FREEDOM RIDERS is the powerful harrowing and ultimately inspirational story of six months in 1961 that changed America forever. From May until November 1961, more than 400 black and white Americans risked their lives—and many endured savage beatings and imprisonment—for simply traveling together on buses and trains as they journeyed through the Deep South. Deliberately violating Jim Crow laws, the Freedom Riders met with bitter racism and mob violence along the way, sorely testing their belief in nonviolent activism.. From award-winning filmmaker Stanley Nelson (Wounded Knee, Jonestown: The Life and Death of Peoples Temple, The Murder of Emmett Till) FREEDOM RIDERS features testimony from a fascinating cast of central characters: the Riders themselves, state and federal government officials, and journalists who witnessed the Rides firsthand. The two-hour documentary is based on Raymond Arsenault's book Freedom Riders: 1961 and the Struggle for Racial Justice.
The series begins at a turning point in American history: the Selma marches and Watts riots that marked a new phase in the black struggle. Gates explores the rising call for Black Power, redefining American culture, politics, and society.
In the turbulent 1960s, change was coming to America and the fault lines could no longer be ignored -- cities were burning, Vietnam was exploding, and disputes raged over equality and civil rights. A new revolutionary culture was emerging and it sought to drastically transform the system. The Black Panther Party for Self-Defense would, for a short time, put itself at the vanguard of that change. The Black Panthers: Vanguard of the Revolution is the first feature-length documentary to explore the Black Panther Party, its significance to the broader American culture, its cultural and political awakening for black people, and the painful lessons wrought when a movement derails. Master documentarian Stanley Nelson goes straight to the source, weaving a treasure trove of rare archival footage with the diverse group of voices of the people who were there: police, FBI informants, journalists, white supporters and detractors, and Black Panthers who remained loyal to the party and those who left it.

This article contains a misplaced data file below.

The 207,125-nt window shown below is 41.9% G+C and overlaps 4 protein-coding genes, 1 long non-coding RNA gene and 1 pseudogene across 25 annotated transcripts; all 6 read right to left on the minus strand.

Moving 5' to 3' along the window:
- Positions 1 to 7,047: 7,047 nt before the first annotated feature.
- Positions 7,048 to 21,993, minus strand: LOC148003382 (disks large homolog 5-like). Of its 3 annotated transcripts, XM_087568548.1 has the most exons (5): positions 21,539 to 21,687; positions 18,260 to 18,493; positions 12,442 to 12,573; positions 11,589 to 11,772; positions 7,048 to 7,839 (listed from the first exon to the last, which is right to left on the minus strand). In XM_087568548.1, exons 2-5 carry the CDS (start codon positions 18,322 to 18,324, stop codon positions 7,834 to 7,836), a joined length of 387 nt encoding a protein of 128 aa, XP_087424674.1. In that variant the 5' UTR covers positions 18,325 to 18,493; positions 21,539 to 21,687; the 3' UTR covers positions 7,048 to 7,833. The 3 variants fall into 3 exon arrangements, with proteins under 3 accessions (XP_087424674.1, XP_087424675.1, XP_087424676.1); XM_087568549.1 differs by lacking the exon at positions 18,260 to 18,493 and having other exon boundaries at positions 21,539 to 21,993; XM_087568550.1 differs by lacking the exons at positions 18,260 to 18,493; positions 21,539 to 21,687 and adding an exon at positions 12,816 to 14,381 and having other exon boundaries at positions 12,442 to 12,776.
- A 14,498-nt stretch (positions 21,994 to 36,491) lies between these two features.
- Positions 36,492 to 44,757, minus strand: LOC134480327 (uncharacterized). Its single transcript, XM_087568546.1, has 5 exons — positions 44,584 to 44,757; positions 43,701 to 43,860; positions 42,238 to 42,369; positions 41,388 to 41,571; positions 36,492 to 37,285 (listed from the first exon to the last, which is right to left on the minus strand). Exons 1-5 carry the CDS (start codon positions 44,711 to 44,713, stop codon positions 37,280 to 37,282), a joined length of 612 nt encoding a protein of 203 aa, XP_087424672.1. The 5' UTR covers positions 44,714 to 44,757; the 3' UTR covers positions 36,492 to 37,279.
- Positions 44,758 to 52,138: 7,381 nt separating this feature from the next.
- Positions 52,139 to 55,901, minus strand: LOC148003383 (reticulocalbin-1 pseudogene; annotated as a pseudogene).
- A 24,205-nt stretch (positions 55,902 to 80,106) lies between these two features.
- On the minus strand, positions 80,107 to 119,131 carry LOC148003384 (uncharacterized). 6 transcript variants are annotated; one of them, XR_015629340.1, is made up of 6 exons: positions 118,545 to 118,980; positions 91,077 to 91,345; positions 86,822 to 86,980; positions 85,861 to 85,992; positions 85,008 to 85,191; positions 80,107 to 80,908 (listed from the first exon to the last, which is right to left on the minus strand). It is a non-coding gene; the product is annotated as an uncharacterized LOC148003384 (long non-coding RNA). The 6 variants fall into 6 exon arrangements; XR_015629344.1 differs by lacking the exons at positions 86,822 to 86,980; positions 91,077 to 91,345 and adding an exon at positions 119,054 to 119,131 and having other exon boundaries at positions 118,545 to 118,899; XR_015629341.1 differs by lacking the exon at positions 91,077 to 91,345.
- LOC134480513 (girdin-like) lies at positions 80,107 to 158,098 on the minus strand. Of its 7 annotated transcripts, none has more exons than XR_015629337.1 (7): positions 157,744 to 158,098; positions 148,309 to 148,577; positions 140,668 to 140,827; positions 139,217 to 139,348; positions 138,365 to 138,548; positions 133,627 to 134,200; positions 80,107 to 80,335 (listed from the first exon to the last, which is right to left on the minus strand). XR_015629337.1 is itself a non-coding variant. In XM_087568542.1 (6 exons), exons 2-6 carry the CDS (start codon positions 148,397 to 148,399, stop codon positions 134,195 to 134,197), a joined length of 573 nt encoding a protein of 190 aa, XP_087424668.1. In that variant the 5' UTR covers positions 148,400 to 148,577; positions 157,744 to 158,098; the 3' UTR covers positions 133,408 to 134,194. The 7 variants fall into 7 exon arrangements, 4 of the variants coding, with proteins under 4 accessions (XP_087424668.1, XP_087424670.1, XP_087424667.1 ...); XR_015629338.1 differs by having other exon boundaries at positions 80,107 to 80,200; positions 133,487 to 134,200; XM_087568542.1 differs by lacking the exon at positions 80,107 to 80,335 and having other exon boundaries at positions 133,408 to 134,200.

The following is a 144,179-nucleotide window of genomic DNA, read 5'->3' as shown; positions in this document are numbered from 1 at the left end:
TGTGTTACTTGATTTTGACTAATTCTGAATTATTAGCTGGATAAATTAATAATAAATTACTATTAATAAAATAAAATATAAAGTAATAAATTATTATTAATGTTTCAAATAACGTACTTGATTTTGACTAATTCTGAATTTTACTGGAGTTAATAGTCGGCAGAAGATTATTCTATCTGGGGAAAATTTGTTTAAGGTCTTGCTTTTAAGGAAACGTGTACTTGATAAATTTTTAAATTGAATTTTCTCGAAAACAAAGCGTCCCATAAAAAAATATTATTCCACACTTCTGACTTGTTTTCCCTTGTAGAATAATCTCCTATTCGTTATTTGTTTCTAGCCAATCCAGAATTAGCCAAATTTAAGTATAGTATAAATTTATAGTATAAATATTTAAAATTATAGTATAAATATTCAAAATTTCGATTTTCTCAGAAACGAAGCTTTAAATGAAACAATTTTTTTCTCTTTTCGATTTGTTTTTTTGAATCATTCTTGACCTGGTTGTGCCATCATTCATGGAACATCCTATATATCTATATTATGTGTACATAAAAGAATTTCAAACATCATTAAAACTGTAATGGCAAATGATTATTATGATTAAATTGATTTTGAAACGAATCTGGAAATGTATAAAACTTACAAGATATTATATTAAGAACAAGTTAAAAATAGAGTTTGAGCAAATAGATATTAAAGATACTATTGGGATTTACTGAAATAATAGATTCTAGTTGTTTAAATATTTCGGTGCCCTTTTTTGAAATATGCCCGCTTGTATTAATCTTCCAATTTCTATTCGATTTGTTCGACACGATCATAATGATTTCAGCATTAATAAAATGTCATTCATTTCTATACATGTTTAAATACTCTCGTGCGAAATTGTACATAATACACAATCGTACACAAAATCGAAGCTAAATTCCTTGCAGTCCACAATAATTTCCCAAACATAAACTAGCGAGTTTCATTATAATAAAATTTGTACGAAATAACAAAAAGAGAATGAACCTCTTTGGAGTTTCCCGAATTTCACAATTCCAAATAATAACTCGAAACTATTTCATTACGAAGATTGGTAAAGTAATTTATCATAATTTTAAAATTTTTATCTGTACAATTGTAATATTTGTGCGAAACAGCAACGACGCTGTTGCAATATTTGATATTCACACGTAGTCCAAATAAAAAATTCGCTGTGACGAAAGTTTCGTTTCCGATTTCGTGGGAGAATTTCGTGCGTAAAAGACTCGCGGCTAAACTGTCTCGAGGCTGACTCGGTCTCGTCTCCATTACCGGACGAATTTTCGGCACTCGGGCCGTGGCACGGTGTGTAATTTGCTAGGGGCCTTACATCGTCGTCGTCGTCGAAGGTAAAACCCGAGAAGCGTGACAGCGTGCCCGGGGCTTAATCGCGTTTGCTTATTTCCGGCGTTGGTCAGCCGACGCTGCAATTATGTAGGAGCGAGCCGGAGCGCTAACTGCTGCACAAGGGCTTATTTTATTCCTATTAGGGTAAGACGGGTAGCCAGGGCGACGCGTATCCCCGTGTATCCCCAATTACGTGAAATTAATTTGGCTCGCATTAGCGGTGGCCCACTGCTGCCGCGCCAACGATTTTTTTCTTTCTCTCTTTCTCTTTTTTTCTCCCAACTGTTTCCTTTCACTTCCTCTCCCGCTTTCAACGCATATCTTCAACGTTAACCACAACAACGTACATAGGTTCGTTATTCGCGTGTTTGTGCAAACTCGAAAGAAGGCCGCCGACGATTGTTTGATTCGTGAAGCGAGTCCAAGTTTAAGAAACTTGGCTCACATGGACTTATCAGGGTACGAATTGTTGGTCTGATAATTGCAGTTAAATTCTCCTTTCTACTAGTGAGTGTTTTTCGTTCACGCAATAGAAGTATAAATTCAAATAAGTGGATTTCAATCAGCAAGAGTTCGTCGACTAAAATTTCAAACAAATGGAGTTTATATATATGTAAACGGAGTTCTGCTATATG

During the rise of The Black Power Movement in the '60s and '70s, Swedish television journalists documented the unfolding cultural revolution for their audience back home, having been granted unprecedented access to prominent leaders such as Angela Davis, Stokely Carmichael, and Black Panther Party founders Huey P. Newton and Bobby Seale. Now, after more than 30 years in storage, this rarely seen footage spanning nearly a decade of Black Power is finally available. Director Göran Hugo Olsson presents this mixtape, highlighting key figures and events in the movement, as seen in a light completely different from the narrative of the American media at the time. Talib Kweli, Erykah Badu, Abiodun Oyewole, John Forte, and Robin Kelley are among the many important voices providing commentary, adding modern perspective to this essential time capsule of African-American history.